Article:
We have been engaged with broader connectivity issues in the region since 2010, when Abu Saeed Khan and I started working to move ICT connectivity issues up on UN ESCAP’s agenda, embedded in other forms of connectivity.
Much of what we’ve done in this area recently has been on the demand for connectivity developing in the Bay of Bengal. But thanks to the Trincomalee Consultation organized by Pathfinder Foundation and Carnegie India, I look at the supply side, with focus on Trincomalee. Here are the concluding comments.
When conclusions are drawn from maps and anecdotes, it seems obvious that Trincomalee is ideally positioned to serve as a maritime gateway to the Bay of Bengal region. But the very fact that this natural harbor whose virtues were extolled by luminaries from Winston Churchill to K.M. Panikkar (allegedly) has been underutilized since the end of the Second World War suggests that some pre-conditions were missing.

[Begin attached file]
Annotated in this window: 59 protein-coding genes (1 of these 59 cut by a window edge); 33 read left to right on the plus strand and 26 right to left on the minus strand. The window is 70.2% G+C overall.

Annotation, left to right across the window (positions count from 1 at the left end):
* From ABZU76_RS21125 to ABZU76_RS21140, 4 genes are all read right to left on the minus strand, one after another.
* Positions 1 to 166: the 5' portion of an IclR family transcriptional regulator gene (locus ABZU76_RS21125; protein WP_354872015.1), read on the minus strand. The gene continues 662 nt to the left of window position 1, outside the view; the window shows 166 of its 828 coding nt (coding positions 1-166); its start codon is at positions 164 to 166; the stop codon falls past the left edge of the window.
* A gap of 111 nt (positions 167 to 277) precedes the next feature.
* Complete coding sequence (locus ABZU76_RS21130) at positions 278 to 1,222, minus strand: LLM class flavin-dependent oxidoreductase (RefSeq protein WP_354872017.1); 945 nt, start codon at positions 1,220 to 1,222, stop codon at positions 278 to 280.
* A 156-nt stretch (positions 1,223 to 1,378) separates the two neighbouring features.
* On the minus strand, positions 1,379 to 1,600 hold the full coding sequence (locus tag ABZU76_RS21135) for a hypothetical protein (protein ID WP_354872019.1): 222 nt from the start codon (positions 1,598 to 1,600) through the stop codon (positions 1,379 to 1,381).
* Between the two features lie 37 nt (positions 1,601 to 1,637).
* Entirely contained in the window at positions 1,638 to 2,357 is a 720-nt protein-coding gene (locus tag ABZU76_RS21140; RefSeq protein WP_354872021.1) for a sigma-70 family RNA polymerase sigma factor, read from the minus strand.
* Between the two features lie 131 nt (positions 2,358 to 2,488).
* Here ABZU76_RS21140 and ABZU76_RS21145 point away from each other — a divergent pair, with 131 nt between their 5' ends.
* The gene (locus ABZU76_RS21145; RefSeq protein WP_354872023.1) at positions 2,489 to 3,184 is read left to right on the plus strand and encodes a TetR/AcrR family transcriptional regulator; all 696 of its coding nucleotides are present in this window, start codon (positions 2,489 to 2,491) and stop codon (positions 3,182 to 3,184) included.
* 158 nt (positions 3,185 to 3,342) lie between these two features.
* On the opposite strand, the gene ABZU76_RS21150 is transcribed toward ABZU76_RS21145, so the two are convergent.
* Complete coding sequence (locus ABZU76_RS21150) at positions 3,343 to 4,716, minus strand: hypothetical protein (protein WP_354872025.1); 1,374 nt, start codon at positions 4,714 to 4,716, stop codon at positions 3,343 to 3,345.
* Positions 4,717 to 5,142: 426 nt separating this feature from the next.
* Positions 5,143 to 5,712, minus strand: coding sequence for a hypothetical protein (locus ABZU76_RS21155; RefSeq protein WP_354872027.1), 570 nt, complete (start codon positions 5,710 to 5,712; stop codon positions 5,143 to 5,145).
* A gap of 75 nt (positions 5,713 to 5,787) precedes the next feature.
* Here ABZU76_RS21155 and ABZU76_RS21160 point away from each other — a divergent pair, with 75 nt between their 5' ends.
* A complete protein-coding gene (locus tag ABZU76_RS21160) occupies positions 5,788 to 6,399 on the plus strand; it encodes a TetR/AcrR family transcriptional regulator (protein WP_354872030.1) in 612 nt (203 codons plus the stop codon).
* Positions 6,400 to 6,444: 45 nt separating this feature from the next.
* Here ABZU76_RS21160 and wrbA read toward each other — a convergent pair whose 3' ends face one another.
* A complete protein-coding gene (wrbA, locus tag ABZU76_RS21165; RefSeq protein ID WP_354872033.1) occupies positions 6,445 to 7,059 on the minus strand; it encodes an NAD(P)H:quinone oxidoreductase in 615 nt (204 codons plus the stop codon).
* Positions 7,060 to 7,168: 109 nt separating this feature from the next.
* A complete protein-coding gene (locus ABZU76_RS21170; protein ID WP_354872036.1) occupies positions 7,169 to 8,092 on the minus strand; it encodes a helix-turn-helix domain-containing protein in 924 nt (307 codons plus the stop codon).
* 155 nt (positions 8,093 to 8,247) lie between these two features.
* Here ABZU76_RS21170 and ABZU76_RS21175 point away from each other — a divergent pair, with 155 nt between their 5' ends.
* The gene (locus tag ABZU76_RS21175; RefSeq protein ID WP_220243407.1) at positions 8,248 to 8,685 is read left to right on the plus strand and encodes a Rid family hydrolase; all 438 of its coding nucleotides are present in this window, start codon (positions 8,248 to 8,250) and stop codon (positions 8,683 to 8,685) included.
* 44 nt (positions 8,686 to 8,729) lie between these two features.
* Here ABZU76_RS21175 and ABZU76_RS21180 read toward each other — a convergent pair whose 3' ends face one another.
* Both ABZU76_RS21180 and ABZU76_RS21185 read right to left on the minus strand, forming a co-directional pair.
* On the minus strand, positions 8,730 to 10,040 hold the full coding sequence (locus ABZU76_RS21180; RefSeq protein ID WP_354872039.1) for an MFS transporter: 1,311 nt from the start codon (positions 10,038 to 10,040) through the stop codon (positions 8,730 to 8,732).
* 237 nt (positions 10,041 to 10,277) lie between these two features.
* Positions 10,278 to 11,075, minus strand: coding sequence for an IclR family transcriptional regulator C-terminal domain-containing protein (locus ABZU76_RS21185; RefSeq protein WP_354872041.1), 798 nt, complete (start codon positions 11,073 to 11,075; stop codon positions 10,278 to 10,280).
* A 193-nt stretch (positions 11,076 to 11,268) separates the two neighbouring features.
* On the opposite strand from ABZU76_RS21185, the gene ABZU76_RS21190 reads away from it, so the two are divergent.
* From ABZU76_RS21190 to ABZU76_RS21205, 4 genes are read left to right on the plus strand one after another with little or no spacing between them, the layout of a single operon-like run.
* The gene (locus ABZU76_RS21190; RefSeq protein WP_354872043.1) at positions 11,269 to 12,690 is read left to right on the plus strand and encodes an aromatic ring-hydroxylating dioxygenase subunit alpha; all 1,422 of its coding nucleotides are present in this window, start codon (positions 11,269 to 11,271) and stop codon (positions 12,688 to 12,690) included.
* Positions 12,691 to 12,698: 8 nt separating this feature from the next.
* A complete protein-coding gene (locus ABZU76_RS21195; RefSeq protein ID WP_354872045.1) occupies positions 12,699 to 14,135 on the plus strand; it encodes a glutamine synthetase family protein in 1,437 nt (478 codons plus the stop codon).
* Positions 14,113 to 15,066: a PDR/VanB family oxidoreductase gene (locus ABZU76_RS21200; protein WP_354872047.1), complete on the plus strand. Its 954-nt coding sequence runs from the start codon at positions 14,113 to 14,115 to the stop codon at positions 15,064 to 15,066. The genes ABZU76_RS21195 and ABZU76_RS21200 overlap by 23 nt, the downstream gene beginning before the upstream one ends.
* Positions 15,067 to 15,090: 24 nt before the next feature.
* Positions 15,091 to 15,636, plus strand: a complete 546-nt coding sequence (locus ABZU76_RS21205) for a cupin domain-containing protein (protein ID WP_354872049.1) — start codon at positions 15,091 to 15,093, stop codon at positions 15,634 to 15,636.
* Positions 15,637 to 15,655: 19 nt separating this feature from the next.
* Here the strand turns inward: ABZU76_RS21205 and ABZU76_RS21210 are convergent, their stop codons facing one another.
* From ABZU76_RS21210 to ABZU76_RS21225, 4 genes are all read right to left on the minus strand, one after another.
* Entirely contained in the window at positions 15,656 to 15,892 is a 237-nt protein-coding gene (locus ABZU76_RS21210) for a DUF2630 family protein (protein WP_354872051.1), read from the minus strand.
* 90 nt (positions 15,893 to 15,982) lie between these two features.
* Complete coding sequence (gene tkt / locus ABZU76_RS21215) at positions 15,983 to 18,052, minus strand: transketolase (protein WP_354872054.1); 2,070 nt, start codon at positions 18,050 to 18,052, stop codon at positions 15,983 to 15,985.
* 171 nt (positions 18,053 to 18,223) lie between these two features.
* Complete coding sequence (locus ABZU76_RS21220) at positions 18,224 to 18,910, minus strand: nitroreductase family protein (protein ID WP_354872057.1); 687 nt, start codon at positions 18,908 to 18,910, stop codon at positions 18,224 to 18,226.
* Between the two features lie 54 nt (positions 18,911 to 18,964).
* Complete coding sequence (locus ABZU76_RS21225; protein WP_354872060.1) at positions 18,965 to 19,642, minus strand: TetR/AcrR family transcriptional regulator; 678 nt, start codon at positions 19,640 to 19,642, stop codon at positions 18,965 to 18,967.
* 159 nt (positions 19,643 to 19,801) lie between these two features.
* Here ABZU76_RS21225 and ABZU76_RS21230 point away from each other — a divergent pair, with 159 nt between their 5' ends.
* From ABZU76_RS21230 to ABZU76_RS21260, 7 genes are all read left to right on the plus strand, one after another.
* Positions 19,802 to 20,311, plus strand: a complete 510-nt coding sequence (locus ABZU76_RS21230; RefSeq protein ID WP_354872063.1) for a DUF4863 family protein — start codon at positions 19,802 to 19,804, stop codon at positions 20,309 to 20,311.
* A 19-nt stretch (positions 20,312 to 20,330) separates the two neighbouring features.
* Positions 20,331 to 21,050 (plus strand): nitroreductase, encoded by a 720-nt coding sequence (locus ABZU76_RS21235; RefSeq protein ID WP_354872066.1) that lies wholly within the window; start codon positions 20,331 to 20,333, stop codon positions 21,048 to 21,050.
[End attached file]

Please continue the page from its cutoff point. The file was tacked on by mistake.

The paper identifies seven lacunae in the areas of security, domestic land and air connectivity, energy, water, social infrastructure and land. It describes ongoing action to remedy them and presents ideas for filling the lacunae. These actions require the engagement of both the central government and provincial governments, the mobilization of public-private partnerships and effective implementation. The paper also discusses the challenges of establishing Trincomalee as secondary port along with Hambantota which will also serve the Bay of Bengal.
The slides are here. The paper will hopefully be made available shortly.
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